June 26th, 2019

Next
A full text version of this article is available.
To access article obtain online access here or login
 
Title:
Fertility Awareness Counseling: Reproductive Healthcare Provider Practices and Unmet Patient Needs
Authors:  Rashmi Kudesia, M.D., M.Sc., Hina J. Talib, M.D., and Staci E. Pollack, M.D., M.S.
  OBJECTIVE: To examine routine provision of fertility awareness counseling for reproductive-aged women by gynecologic healthcare providers.

STUDY DESIGN: A 32-item REDCap electronic survey, disseminated through professional society listservs, assessed demographics, knowledge, attitudes, and practices relating to fertility counseling. Descriptive statistics and the Kruskal-Wallis test were utilized.

RESULTS: A total of 117 physicians participated, 81.2% female, with median age 45.5 [38, 57] and 14.5 [5, 23] years in practice. The mean knowledge score (4.6±1.5 out of 10) did not vary by demographics. Respondents provide more counseling on contraception than fertility in nearly all age and relationship status groups (p<0.05), and less frequent fertility counseling to young single and lesbian women, and to lesbian women at peak reproductive age than to married heterosexual women (p<0.05). Gynecologic pathology more often prompted fertility counseling (endometriosis 79.5%, polycystic ovary syndrome 86.3%) than general medical issues (obesity 32.5%, cigarette use 40.2%) (p < 0.05). Approximately a third (33.6%) felt uncomfortable providing fertility counseling, with time constraints being the top barrier (32.5%).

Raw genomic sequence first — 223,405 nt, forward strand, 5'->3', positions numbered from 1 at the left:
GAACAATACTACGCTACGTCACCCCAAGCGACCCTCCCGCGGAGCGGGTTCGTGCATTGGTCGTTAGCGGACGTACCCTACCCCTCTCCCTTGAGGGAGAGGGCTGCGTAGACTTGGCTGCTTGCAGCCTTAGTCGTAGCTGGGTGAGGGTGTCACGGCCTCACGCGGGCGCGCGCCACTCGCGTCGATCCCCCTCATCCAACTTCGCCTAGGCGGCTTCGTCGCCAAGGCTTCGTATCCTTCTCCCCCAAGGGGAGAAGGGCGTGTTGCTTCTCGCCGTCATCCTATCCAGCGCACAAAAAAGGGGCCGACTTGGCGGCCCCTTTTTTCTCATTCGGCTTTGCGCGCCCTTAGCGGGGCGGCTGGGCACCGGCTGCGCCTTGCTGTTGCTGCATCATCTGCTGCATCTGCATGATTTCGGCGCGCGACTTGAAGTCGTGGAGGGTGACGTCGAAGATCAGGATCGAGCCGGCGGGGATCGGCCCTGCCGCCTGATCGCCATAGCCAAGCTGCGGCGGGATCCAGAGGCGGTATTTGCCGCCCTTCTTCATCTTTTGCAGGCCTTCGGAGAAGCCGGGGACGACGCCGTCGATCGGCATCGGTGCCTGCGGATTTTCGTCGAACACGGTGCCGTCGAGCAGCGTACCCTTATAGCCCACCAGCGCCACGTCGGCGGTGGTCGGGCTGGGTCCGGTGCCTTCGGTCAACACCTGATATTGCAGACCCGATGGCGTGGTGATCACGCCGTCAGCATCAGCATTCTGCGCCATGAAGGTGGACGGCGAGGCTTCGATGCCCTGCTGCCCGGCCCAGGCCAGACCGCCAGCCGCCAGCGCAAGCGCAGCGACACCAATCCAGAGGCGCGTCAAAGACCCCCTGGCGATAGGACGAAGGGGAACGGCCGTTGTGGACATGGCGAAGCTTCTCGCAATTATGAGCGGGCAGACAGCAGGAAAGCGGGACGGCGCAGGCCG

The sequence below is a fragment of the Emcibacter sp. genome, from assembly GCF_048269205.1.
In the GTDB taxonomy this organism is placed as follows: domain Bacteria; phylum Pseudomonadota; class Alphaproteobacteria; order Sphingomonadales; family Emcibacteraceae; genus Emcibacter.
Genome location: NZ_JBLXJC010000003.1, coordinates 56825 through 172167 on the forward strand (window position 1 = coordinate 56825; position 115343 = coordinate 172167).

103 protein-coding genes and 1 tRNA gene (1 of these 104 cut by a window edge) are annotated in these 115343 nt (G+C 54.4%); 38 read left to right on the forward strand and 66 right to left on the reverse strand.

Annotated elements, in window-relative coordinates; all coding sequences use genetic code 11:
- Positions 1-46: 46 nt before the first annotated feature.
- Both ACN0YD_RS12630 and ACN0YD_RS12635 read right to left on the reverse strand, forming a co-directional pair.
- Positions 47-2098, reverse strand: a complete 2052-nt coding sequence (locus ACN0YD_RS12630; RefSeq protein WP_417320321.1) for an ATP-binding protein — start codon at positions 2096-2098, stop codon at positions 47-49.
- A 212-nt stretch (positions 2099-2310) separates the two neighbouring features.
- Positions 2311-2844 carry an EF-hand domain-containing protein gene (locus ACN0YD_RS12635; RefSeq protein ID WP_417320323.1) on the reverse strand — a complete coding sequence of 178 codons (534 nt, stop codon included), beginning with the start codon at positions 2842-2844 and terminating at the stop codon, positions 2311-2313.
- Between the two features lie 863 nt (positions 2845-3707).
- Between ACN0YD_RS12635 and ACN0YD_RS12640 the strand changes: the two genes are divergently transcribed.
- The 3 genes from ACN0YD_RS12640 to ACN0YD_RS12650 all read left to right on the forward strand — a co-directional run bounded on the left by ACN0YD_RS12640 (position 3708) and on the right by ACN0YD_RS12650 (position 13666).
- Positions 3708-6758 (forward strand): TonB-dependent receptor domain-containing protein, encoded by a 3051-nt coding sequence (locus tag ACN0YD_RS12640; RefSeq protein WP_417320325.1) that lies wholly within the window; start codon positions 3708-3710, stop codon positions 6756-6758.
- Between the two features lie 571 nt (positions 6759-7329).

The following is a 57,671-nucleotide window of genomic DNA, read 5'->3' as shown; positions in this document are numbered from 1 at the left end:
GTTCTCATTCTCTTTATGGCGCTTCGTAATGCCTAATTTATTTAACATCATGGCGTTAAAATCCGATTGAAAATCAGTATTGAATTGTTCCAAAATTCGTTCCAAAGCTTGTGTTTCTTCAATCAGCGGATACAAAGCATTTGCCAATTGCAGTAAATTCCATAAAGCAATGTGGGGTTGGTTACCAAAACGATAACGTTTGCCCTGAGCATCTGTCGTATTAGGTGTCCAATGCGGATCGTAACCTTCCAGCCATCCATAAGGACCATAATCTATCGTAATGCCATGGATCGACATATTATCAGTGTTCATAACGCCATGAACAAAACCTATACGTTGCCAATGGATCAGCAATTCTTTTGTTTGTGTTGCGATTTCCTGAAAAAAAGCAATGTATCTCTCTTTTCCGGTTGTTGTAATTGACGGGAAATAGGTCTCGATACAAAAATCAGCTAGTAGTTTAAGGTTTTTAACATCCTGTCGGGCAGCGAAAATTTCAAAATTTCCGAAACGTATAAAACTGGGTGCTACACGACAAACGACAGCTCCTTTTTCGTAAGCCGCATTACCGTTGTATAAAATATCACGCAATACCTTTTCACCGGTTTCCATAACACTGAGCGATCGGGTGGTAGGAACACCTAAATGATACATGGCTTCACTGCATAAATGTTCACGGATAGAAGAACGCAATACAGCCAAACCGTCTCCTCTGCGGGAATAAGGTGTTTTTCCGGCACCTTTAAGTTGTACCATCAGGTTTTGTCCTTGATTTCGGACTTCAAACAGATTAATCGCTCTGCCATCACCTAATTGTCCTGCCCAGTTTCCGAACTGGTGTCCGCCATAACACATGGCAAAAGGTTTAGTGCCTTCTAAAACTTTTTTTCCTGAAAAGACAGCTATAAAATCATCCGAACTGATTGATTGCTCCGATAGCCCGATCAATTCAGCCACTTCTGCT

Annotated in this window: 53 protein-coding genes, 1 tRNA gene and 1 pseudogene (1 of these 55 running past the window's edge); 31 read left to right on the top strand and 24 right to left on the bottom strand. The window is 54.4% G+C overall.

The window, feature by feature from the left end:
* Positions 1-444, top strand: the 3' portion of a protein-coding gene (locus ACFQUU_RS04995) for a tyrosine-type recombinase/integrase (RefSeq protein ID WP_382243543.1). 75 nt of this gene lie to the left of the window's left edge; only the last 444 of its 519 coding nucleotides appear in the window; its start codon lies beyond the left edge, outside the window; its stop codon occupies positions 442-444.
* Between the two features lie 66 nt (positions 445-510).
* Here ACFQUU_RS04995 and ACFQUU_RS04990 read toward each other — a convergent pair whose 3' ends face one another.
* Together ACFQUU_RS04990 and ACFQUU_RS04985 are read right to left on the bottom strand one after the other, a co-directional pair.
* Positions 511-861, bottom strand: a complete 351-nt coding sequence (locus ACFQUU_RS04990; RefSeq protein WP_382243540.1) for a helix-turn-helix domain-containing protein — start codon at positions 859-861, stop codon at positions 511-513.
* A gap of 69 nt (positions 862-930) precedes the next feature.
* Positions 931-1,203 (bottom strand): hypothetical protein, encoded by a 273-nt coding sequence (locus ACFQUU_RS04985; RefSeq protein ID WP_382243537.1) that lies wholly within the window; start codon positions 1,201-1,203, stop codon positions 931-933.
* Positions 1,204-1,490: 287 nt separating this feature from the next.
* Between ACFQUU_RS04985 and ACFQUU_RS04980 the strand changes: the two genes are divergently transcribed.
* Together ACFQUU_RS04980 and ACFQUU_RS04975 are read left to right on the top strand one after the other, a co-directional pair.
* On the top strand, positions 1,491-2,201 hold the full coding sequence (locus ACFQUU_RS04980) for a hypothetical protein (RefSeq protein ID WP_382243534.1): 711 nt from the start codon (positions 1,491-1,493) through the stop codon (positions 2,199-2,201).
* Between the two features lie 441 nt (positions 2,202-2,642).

CONCLUSION: We found gaps in fertility knowledge and more counseling on contraception than fertility. Patient relationship status, sexual orientation, and comorbidities influenced counseling rates, despite all women having reproductive potential. These findings suggest widespread missed opportunities for comprehensive fertility awareness counseling.
Keywords:  assisted reproductive technologies; attitude of health personnel; contraception; counseling; cross-sectional studies; cryopreservation; female; fertility; fertility preservation/psychology, gynecology/education; health education; health knowledge, attitudes, practice; homosexuality; infertility; infertility, female/psychology; medical education; obstetrics/education; oocytes; physicians; reproductive behavior; reproductive health; reproductive techniques, assisted; sex education
   
   
  Acrobat Reader 7.0 is recommended to properly view and print the article.
Reader can be downloaded from